Interesting religious architecture around Queens: churches, temples, and mosques


    Queens isn’t often recognized for its architecture, but we do have plenty of fascinating buildings. Actually, it’s fitting that some of the most noteworthy architecture in the borough reflects our incredible cultural and religious diversity. Here’s a look at some of the churches, temples, and other houses of worship that punctuate our neighborhoods with beauty.

    Image source: Wikimedia Commons

    In Whitestone, the futuristic St. Nicholas Orthodox Church (GMAP) is all curves: there’s a metallic barrel roof, oval windows and accents, and a bulbous, bright blue onion dome. The Russian Orthodox house of worship was designed by Sergey Padukow of New Jersey and built in 1968, and continues to catch our attention with its retro spaceship design.



    For another interesting design from the 60s, check out Transfiguration Church in Maspeth (GMAP)—rather than curves, it’s all angles. This Lithuanian Roman Catholic church, built in 1962, is a large triangular prism with a glass-paneled front, a zig-zag door canopy, trapezoidal doorways, and other charming geometric adornments. On the church grounds, there’s a replica of a Lithuanian roadside shrine that reflects the angular planes on the building.



    The first floor of Wat Buddha Thai Thavorn Vanaram (GMAP), Elmhurst’s Thai Buddhist temple, is a clean-lined, yawn-worthy brick box. But on top of that sits a traditional Thai temple structure with a blue tile roof and golden, flame-like trim curling off of the windows and roof. The front entrance is similarly adorned, and strings of the flags of Thailand and Thai Buddhism radiate from the terrace. It’s a colorful addition to the block, which is mostly made up of plain brick apartments and homes.



    The Ganesh Temple in Flushing, Šri Mahã Vallabha Ganapati Devasthãnam (GMAP), is a similarly striking sight in the midst of residential Queens. Although most of the exterior is currently under renovation and has a plain look to it, the grand entrances (monumental tower gateways called gopuram) are intricately carved with elephants and representations of Ganesh, the Hindu deity the temple is devoted to. Constructed in 1977 by artisans from India, the building is the home to the Hindu Temple Society of North America, and is down the street from a Chinese church, a Jewish center, and another Hindu temple.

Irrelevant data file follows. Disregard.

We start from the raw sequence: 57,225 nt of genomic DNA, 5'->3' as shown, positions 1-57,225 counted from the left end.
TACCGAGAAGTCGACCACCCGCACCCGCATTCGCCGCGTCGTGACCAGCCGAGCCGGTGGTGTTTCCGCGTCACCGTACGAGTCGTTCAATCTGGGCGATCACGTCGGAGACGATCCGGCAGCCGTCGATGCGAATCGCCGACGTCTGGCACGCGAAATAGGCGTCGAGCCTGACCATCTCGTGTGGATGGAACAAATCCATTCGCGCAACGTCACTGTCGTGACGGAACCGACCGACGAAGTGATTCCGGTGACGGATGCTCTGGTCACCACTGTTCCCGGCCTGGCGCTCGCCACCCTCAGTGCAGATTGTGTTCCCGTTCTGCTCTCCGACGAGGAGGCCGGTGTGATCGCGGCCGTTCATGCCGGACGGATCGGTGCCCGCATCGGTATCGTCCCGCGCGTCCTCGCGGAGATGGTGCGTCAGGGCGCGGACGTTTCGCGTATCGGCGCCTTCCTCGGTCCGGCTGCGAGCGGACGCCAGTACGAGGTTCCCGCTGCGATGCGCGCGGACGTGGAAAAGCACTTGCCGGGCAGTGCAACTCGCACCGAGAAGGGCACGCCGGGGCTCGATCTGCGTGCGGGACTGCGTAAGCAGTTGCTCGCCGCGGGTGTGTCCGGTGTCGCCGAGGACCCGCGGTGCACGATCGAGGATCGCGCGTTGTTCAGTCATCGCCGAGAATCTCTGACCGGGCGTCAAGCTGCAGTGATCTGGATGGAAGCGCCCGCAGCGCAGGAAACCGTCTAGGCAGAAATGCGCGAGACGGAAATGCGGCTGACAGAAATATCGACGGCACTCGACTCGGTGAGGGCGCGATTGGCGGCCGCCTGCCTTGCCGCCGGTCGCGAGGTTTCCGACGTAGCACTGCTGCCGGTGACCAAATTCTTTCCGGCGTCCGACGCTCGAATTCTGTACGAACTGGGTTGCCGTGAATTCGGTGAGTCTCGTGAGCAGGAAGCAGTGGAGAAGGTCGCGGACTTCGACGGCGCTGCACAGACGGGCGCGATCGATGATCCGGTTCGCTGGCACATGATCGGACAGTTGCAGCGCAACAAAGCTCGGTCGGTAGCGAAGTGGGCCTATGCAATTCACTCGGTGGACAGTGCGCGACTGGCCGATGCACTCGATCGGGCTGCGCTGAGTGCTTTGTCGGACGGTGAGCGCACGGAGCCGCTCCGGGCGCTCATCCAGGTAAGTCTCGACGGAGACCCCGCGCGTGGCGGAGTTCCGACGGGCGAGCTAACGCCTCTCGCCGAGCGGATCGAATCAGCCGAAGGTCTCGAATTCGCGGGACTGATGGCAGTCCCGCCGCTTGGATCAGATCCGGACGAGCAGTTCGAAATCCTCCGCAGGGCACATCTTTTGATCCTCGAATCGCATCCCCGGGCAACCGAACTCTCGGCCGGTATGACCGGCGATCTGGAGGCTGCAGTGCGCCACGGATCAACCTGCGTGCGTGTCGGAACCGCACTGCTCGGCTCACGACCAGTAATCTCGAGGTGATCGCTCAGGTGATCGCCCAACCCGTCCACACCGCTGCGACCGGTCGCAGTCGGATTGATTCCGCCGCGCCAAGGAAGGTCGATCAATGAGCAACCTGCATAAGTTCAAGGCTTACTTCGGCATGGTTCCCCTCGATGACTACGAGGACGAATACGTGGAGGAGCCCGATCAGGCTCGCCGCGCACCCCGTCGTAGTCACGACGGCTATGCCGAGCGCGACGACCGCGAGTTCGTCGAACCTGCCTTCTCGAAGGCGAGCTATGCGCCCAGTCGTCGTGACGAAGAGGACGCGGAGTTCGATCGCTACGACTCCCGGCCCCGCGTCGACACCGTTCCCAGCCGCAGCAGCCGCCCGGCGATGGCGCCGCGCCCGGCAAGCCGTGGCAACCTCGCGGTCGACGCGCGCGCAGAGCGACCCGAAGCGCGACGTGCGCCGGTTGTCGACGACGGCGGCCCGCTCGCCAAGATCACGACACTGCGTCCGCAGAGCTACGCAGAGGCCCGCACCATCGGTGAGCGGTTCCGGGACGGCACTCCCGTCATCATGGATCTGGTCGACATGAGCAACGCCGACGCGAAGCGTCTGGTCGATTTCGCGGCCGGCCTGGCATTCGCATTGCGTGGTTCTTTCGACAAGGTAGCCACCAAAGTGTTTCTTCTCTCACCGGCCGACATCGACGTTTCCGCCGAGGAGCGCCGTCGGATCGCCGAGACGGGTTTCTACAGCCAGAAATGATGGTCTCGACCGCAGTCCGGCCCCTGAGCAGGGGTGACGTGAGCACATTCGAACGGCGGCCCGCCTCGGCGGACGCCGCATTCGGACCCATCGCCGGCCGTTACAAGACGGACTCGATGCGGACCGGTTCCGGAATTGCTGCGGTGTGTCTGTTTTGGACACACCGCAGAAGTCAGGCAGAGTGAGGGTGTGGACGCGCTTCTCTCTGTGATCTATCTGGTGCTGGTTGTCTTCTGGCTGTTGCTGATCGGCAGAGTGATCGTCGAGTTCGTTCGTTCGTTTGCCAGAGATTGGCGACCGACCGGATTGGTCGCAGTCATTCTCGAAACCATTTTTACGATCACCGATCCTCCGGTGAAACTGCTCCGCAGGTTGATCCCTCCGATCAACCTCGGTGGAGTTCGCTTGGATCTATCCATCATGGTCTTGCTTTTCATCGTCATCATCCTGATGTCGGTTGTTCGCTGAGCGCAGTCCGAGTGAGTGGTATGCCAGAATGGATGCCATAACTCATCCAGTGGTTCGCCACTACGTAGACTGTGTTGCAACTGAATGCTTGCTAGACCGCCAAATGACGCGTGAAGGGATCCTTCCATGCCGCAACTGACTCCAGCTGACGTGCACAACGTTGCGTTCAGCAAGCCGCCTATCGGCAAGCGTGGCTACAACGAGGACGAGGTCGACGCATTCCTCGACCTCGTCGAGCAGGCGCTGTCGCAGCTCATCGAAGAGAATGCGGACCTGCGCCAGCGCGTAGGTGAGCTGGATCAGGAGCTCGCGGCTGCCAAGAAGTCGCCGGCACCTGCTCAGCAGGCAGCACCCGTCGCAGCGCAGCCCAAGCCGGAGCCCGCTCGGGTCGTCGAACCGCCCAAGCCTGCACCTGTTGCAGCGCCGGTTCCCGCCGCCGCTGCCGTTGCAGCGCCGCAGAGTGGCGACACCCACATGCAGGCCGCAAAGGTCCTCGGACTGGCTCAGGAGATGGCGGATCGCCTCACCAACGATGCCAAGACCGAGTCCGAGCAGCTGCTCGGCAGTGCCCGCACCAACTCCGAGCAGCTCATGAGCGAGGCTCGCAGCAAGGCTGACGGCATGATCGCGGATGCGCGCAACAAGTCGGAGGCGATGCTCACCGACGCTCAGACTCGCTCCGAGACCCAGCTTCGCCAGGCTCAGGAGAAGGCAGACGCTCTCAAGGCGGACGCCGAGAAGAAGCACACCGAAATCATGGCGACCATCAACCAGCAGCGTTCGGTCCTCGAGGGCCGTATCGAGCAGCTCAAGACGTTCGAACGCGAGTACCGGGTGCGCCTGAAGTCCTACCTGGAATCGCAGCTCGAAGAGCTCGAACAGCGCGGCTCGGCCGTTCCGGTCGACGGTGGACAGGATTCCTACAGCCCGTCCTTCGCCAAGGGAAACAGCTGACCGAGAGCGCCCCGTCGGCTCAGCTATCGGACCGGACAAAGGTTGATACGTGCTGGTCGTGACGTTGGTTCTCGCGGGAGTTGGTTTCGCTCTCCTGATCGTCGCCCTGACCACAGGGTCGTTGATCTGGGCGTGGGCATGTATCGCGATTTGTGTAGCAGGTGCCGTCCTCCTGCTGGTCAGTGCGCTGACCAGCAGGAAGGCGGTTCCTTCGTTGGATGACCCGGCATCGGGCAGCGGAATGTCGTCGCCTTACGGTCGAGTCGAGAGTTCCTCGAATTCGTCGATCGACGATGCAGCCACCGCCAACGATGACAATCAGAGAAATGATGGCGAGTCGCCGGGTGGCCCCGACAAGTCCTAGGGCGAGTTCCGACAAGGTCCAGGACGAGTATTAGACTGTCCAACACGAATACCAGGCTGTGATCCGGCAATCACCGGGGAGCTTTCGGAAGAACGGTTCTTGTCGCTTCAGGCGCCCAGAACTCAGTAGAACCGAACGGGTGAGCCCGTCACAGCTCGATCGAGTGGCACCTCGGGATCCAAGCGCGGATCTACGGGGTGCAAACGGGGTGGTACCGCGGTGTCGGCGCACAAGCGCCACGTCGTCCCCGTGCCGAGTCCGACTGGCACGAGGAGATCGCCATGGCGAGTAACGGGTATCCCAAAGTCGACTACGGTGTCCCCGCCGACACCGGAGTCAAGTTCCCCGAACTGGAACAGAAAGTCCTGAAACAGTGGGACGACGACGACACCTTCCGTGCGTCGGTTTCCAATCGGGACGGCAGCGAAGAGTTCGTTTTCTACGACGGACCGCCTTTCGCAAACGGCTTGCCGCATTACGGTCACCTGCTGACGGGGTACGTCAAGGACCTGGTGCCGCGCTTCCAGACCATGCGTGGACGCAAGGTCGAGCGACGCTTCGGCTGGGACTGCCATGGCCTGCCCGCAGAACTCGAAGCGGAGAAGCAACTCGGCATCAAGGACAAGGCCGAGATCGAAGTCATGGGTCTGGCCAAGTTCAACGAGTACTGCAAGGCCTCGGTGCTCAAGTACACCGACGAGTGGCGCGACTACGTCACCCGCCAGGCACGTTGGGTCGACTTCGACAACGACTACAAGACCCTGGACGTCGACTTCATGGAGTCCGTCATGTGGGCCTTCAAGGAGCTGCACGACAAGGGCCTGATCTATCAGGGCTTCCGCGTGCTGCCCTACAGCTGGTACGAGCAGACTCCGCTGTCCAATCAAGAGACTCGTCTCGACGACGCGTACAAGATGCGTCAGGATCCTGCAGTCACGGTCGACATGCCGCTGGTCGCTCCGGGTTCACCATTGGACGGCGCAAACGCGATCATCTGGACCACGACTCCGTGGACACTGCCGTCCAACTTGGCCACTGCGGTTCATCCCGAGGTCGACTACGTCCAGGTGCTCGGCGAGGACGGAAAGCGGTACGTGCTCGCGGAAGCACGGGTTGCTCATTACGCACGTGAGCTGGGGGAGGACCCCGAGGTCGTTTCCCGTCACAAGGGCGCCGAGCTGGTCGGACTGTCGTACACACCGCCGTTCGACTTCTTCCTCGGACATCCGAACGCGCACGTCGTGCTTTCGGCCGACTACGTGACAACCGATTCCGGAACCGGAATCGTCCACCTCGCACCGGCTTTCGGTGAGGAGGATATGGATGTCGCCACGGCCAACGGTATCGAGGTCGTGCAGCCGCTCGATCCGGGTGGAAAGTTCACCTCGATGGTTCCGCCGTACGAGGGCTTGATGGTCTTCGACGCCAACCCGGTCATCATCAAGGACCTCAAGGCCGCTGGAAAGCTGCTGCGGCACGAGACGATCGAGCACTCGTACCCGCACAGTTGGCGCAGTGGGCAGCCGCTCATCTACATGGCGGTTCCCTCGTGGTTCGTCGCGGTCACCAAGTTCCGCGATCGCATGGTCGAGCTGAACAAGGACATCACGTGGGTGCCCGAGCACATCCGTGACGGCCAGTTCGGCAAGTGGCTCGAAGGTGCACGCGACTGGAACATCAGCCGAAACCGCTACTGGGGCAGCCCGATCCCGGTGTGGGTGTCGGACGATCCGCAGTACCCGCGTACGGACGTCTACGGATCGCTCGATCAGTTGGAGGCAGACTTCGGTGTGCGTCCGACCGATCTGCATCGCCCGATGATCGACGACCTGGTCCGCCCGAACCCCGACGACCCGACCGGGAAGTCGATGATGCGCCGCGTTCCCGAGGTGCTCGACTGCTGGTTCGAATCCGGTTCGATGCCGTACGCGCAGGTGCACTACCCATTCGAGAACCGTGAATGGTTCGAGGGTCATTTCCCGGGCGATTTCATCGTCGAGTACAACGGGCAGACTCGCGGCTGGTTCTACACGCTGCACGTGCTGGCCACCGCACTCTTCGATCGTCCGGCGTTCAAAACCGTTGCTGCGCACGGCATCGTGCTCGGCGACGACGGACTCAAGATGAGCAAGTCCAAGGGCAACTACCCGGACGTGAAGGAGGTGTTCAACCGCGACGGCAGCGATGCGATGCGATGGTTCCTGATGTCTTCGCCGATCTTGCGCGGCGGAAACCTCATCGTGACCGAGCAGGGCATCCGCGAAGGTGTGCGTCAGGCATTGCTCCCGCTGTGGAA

Another sight to behold in Flushing is Masjid Hazrati Abu Bakr Siddique (GMAP), a mosque with a bright blue dome and minaret, arched doors and windows, and gorgeous golden Arabic script over the entrance. The mosque’s crescent spires coexist with the cross of the Korean Presbyterian church directly next door, showcasing more of the neighborhood’s diversity.



    In Astoria, a huge dome holds the entire Greek Orthodox congregation at the Church of St. Catherine and St. George (GMAP). The neo-Byzantine structure, which was built in the early 1970s, is reminiscent of the iconic Hagia Sophia in Istanbul. The inside of the gorgeous dome glows with colorfully painted religious icons – including new additions this year by the Greek iconographer George Giariskanis.



    One of our most contemporary examples of fascinating religious architecture is the New York Presbyterian Church (GMAP), a Korean mega-church in Sunnyside, designed by Greg Lynn, Michael McInturf and Douglas Garofalo and completed in 1997. It’s actually a renovated, redesigned factory building; but with the geometric exoskeleton-like structure of the back stairway and other cutting-edge elements, the New York Times called it (in 1999) “as striking a piece of architecture as those we once had to go to Los Angeles to see.”

    This is just a sampling of what we think are the borough’s most remarkable religious buildings. When you pay attention to the structures around you, you can start to think of Queens as a collection of sacred spaces and cultural centers – and we certainly have a history of religious tolerance and diversity, dating back to the 1657 Flushing Remonstrance. It makes sense that many of our borough’s most innovative design projects have been related to our various cultural beliefs.

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